Waiter, what’s this fly doing… ?

Once on a business trip from Boston to Stockholm, I had a brief morning layover in Amsterdam’s Schiphol International Airport after an all-night flight over the Atlantic. Bleary-eyed and sleep-greasy, I stepped into the men’s lounge to freshen up a bit and lounge. While I was in the process of lounging, I was surprised to see a fly in the urinal. Actually it was a picture of a fly in the bottom of each of the urinals. There was something oddly amusing about this. Why would they put a fly there? Of course, human nature being what it is (okay, man nature being what it is) I couldn’t stop myself from leaning in that direction. Hey, that fly was looking for trouble.

The Dutch are the most sensible, straightforward people in the world. There must be some reason for this display, and it must have to do with its magnetic attraction on nearby downpours. I thought about taking a picture of the urinal… but didn’t. And I have since regretted not taking that picture, because it’s a funny little story.

Still, if the 21st century has taught us anything so far, it’s that you can find anything on the web. So it is with the Fly UI. This link is to a weblog that looks at the urinal’s design from a user interface point of view, and includes the feedback of several honest-to-goodness Dutch industrial designers.

As long as we’re on this subject, I have to mention the mysterious pre-flushing Japanese urinals. Japan, like many other countries, has lots of infra-red triggered self-flushing urinals. No need to touch the hardware… do your business and walk away. But I noticed that many of these automatic urinals in Tokyo flushed briefly just as you stepped up and got comfortable. I couldn’t figure out why they’d waste the water until I realized it subtly encouraged the priming of the pump. The little splash and whoosh gets the ball rolling sooner (à la Pavlov), fights stage fright in a self-conscious country, and probably increases crowded bathroom throughput by 25%. That’s my theory, anyway. Anybody out there know better?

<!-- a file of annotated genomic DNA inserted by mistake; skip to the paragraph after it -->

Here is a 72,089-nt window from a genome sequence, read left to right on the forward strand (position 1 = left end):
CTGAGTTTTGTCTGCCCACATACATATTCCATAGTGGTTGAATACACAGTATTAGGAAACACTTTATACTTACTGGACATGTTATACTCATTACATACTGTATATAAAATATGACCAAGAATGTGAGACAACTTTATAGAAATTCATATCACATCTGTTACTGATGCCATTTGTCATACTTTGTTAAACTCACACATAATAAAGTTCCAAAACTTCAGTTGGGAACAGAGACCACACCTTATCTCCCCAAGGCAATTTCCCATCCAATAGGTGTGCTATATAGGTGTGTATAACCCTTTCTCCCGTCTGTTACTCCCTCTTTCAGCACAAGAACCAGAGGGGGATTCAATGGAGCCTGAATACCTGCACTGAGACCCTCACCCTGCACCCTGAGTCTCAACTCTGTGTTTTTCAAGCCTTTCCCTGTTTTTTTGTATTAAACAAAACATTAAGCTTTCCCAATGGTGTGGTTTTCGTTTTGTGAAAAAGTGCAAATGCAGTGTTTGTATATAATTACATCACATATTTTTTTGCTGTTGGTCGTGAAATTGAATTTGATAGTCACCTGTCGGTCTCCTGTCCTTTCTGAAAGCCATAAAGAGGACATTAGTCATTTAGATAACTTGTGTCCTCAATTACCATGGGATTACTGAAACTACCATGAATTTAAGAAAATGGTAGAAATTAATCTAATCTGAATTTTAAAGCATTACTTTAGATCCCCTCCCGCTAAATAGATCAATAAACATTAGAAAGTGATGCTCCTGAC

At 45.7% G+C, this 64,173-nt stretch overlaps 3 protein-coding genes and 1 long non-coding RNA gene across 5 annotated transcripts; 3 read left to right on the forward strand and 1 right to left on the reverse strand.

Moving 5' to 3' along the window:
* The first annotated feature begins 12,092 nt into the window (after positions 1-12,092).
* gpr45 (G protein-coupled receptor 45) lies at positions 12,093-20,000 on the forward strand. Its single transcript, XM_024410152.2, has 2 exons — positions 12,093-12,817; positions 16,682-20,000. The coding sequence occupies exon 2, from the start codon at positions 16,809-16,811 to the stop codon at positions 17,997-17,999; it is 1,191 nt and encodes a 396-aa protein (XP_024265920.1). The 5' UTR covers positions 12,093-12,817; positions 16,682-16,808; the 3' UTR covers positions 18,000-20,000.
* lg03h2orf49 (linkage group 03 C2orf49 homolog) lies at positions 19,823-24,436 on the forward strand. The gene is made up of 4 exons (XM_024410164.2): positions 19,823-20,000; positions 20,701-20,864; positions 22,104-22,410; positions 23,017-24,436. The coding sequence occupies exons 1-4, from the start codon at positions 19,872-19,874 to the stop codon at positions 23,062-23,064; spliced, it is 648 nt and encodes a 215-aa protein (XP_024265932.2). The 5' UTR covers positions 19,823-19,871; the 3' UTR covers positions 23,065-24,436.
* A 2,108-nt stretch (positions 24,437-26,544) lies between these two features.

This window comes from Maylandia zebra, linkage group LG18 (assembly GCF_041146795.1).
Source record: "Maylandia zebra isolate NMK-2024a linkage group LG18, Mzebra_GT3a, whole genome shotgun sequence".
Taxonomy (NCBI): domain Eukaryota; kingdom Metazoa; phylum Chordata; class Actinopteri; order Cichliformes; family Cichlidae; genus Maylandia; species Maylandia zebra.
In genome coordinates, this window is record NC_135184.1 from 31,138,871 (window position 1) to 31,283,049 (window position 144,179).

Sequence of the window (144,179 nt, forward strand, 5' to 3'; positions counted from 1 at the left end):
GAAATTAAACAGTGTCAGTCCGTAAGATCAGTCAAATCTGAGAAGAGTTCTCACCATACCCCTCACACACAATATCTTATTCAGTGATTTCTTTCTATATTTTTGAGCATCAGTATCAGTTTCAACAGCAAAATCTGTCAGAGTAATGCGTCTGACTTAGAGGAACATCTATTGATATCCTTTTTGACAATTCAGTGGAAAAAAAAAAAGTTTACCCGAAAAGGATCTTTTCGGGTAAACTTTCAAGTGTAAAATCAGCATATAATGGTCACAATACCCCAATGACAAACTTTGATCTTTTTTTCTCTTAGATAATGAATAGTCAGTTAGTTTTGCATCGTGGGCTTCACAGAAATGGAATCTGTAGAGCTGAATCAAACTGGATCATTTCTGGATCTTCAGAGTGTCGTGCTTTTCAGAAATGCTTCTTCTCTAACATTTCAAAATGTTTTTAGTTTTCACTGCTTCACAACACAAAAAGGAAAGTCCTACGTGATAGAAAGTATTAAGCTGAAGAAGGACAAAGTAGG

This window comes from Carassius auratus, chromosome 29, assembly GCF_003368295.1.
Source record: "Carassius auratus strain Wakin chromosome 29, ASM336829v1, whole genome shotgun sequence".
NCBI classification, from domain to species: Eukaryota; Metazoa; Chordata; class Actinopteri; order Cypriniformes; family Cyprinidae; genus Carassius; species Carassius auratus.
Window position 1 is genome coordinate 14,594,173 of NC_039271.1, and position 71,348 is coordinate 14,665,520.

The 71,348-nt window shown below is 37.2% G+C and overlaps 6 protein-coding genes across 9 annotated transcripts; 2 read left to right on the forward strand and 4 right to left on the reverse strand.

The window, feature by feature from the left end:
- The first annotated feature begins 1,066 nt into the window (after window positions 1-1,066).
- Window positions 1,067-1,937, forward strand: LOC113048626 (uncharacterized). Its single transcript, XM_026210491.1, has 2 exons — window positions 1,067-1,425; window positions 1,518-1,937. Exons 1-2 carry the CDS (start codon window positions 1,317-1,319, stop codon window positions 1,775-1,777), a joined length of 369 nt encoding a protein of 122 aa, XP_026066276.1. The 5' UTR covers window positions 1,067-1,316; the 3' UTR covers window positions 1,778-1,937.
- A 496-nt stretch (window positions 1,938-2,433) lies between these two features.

4 thoughts on “Waiter, what’s this fly doing… ?”

  1. You are right on the money. That is the reason-as I was told in Japan-they give a little flush first. Interestingly, the women’s toilets (I am told) have a little button that, when pressed, makes a simulated flushing sound. This is to hide the noise that may or may not accompany a toilet visit thereby preserving one’s dignity. On a side note, the toilets in the Utano Youth Hostal in West Kyoto have heated seats! That would be a good purchase for anyone.


  2. I swear i read somewhere that the artificial fly was placed in the urinals to keep the floors free of errant urine. That is to say, men will aim for the fly, thereby keeping the urine safe within the confines of the urianl and not all over the floor, wall,neighbor’s pant leg,etc.

    Or maybe they put it there for all the visitors who made the trip to the Melkweg,Bulldog or Happy Family…Imagine their (fright,joy,stupefication) at not being able to dismiss the fly with a well-placed shot!

  3. In the days when urinals were huge shoulder high slabs of porcelain with a gulley at the foot, one British urinal manufacturer had a picture of a bee [apis mellifera] for the user to aim at. This reduced splashback apparently.

  4. I got an email from a Danish read who says that there are faux flies in the Copenhagen bathrooms as well. And he says that Danish brewer Carlsberg takes it up a step: they make urinals with soccer goals and little soccer balls. I believe these are still just pictures, but imagine if you could play an actual foosball-like game… there’d probably be lines for the men’s room just like there are for the women’s room now. There’s a whole industry waiting to be born: sports, musical instruments, painting, all humbly mounted on water closet porcelain. Who will be the first pissoir Renoir?

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